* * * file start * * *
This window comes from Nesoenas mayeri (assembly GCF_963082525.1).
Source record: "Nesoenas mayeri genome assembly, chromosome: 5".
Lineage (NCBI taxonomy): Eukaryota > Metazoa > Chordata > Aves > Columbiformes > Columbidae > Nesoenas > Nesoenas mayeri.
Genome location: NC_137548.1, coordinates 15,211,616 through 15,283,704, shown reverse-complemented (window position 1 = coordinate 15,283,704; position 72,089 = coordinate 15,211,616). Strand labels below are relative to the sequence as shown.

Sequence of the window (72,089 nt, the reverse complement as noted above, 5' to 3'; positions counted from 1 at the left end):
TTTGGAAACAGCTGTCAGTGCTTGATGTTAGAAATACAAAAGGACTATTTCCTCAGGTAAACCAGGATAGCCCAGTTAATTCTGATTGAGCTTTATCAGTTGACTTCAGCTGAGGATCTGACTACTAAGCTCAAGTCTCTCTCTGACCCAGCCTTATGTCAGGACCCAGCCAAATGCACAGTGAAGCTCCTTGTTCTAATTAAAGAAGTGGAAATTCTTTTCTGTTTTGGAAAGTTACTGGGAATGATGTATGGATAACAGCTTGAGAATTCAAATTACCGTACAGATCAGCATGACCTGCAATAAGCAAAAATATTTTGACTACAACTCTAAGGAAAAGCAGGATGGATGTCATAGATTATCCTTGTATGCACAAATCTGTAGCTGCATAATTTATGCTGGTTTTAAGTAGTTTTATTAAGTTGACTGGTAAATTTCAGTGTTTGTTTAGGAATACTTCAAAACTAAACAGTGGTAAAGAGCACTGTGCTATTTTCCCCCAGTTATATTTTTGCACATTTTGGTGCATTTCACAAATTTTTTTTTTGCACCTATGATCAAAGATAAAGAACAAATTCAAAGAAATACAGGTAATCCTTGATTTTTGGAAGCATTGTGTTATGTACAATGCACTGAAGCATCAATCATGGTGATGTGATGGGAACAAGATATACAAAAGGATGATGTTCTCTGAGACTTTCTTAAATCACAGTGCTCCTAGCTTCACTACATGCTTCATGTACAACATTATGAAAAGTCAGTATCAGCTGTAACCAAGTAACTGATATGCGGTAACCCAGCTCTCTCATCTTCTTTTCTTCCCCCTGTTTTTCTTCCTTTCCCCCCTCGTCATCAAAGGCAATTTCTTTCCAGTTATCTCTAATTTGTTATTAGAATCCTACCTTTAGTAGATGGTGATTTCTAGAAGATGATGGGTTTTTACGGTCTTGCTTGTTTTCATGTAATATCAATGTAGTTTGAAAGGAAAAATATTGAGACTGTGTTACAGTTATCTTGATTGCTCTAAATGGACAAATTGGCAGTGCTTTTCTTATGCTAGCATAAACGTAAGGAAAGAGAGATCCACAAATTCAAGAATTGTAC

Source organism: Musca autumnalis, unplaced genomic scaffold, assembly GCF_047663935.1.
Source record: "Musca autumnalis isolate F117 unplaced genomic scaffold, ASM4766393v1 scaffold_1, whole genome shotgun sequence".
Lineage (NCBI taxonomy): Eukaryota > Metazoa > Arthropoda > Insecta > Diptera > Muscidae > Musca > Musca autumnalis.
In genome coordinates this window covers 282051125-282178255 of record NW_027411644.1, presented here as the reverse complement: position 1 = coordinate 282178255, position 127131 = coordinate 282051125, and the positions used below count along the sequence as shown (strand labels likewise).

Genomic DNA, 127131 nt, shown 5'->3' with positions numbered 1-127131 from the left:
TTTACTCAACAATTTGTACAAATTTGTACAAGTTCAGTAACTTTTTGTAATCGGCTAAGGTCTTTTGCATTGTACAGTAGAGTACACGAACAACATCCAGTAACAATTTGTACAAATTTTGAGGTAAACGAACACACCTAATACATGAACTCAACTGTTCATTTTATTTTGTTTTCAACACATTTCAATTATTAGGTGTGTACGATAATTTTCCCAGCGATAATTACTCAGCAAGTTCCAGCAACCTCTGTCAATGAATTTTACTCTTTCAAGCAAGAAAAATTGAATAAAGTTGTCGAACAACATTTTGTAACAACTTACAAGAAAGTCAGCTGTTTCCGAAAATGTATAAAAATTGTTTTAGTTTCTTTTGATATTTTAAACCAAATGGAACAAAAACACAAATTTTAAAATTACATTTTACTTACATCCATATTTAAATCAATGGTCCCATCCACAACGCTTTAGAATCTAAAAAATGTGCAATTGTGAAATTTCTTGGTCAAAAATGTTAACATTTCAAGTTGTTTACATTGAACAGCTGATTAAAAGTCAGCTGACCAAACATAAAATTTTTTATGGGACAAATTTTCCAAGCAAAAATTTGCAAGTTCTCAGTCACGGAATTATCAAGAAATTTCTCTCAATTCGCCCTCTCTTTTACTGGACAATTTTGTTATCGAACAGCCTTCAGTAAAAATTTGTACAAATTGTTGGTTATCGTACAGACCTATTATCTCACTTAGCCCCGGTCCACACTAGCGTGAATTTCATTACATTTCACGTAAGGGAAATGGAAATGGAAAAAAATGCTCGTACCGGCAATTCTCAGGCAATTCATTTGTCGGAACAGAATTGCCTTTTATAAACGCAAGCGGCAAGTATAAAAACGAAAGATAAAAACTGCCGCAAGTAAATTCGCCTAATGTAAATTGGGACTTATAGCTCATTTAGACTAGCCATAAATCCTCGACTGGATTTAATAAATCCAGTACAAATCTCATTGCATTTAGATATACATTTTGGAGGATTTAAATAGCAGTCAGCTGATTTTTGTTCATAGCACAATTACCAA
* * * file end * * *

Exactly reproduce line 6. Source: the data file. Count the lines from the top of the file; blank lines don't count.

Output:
TTTGGAAACAGCTGTCAGTGCTTGATGTTAGAAATACAAAAGGACTATTTCCTCAGGTAAACCAGGATAGCCCAGTTAATTCTGATTGAGCTTTATCAGTTGACTTCAGCTGAGGATCTGACTACTAAGCTCAAGTCTCTCTCTGACCCAGCCTTATGTCAGGACCCAGCCAAATGCACAGTGAAGCTCCTTGTTCTAATTAAAGAAGTGGAAATTCTTTTCTGTTTTGGAAAGTTACTGGGAATGATGTATGGATAACAGCTTGAGAATTCAAATTACCGTACAGATCAGCATGACCTGCAATAAGCAAAAATATTTTGACTACAACTCTAAGGAAAAGCAGGATGGATGTCATAGATTATCCTTGTATGCACAAATCTGTAGCTGCATAATTTATGCTGGTTTTAAGTAGTTTTATTAAGTTGACTGGTAAATTTCAGTGTTTGTTTAGGAATACTTCAAAACTAAACAGTGGTAAAGAGCACTGTGCTATTTTCCCCCAGTTATATTTTTGCACATTTTGGTGCATTTCACAAATTTTTTTTTTGCACCTATGATCAAAGATAAAGAACAAATTCAAAGAAATACAGGTAATCCTTGATTTTTGGAAGCATTGTGTTATGTACAATGCACTGAAGCATCAATCATGGTGATGTGATGGGAACAAGATATACAAAAGGATGATGTTCTCTGAGACTTTCTTAAATCACAGTGCTCCTAGCTTCACTACATGCTTCATGTACAACATTATGAAAAGTCAGTATCAGCTGTAACCAAGTAACTGATATGCGGTAACCCAGCTCTCTCATCTTCTTTTCTTCCCCCTGTTTTTCTTCCTTTCCCCCCTCGTCATCAAAGGCAATTTCTTTCCAGTTATCTCTAATTTGTTATTAGAATCCTACCTTTAGTAGATGGTGATTTCTAGAAGATGATGGGTTTTTACGGTCTTGCTTGTTTTCATGTAATATCAATGTAGTTTGAAAGGAAAAATATTGAGACTGTGTTACAGTTATCTTGATTGCTCTAAATGGACAAATTGGCAGTGCTTTTCTTATGCTAGCATAAACGTAAGGAAAGAGAGATCCACAAATTCAAGAATTGTAC